Spring 2012


Understanding the Economics of Bee Demise

Brian GrossBrian Gross

When a mysterious illness struck the country’s honeybee population in 2006, scientists struggled to understand how billions of honeybees disappeared from their hives, seemingly overnight.

The phenomenon is called colony collapse disorder. Researchers still aren’t sure how to stop it—and other factors like mites, climate change and urbanization—from devastating the world’s honeybee population, which has experienced a 50 percent drop in the past half century.

At Humboldt State, Economics instructor Brian Gross is looking for answers. Gross, who joined the department last fall, is one of a handful of experts working on the Bee Informed Partnership, a national study of honeybees and beekeeping sustainability funded through the U.S. Department of Agriculture. Over the next five years, Gross and a team of economists, entomologists, epidemiologists and agriculture experts will try to explain the decline.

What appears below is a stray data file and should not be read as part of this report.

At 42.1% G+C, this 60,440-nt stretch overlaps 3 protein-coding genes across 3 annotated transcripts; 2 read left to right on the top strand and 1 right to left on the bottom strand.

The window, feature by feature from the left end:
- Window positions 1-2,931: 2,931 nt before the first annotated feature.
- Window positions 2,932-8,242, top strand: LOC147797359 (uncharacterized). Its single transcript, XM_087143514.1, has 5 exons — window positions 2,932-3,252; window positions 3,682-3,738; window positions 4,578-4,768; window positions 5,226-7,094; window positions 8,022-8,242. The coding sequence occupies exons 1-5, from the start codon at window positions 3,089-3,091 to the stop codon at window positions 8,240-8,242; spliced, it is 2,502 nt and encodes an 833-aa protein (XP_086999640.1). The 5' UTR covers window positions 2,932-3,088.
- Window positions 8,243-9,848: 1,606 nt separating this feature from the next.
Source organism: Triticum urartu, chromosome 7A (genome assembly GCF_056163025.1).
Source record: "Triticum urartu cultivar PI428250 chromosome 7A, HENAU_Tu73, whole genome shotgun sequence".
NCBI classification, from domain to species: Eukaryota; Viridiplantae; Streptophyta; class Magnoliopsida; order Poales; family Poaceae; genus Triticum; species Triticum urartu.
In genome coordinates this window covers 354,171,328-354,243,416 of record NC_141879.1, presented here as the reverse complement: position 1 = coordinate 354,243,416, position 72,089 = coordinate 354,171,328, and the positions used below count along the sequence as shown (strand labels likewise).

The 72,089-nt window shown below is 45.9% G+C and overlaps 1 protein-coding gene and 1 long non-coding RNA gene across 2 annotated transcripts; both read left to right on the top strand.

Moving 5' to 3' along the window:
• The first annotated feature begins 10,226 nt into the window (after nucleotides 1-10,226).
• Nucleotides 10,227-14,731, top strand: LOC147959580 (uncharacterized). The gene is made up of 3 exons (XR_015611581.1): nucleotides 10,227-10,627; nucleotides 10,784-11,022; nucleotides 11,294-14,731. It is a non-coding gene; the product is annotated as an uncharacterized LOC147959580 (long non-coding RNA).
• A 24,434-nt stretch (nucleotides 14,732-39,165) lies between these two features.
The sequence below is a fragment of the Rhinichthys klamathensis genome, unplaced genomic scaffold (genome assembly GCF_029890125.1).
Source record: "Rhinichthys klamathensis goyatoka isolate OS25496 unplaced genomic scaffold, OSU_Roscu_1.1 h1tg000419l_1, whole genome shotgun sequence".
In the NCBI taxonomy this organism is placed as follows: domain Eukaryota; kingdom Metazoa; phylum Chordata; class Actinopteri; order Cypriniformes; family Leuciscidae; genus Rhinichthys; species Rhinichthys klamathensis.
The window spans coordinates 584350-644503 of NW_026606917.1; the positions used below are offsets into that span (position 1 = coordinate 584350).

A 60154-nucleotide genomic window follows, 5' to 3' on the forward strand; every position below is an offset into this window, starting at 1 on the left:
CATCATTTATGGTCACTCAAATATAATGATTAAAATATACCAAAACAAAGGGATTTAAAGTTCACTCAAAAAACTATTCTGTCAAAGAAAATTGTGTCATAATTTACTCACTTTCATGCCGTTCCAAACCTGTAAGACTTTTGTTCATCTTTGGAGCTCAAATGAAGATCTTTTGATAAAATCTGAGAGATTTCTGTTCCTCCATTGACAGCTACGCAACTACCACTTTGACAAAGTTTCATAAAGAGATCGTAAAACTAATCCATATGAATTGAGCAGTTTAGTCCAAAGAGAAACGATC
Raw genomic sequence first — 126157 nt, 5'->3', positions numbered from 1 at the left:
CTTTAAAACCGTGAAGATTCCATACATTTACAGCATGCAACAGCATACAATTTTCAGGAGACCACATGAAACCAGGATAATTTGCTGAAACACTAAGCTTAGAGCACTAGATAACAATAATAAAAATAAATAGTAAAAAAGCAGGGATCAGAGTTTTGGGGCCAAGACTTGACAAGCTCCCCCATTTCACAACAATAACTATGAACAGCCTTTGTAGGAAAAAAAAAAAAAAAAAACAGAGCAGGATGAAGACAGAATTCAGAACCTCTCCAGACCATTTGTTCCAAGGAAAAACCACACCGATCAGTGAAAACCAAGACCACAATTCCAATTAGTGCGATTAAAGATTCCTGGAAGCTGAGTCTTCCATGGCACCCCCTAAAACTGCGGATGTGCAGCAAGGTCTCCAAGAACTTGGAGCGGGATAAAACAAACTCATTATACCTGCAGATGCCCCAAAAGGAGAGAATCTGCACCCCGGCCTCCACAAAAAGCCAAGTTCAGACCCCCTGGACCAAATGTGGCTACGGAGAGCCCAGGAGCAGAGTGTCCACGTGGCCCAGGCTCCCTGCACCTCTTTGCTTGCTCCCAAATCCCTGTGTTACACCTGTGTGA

It’s important work because of the critical role that honeybees play in the global food chain. According to the U.S. Department of Agriculture, about $15 billion in U.S. crops—like apples, cranberries, melons and broccoli—benefit from honeybee pollination and one-third of every bite we eat is pollinated by honeybees. California-grown almonds—80 percent of the world’s supply—depend entirely on honeybee pollination. The almond industry brings bees from around the country to California’s Central Valley each spring, where they pollinate nearly 800,000 acres of almond orchards between Bakersfield and Red Bluff.

Last year, the Bee Informed Partnership conducted a census of U.S. beekeepers and currently, researchers are surveying beekeepers on issues like disease, colony mortality, pest control, labor costs and management decisions. The goal, Gross says, is to identify the best approaches to reduce honeybee losses and inform the people managing them.

“You have an industry that’s really important for food production and the fact of the matter is we don’t know a whole lot about it or how it works,” Gross says. “Moving forward, what type of policies do we need to implement to make sure we have a resilient, sustaining honeybee population and beekeepers managing it?”

FOR MORE INFORMATION on the Bee Informed Partnership, visit beeinformed.org.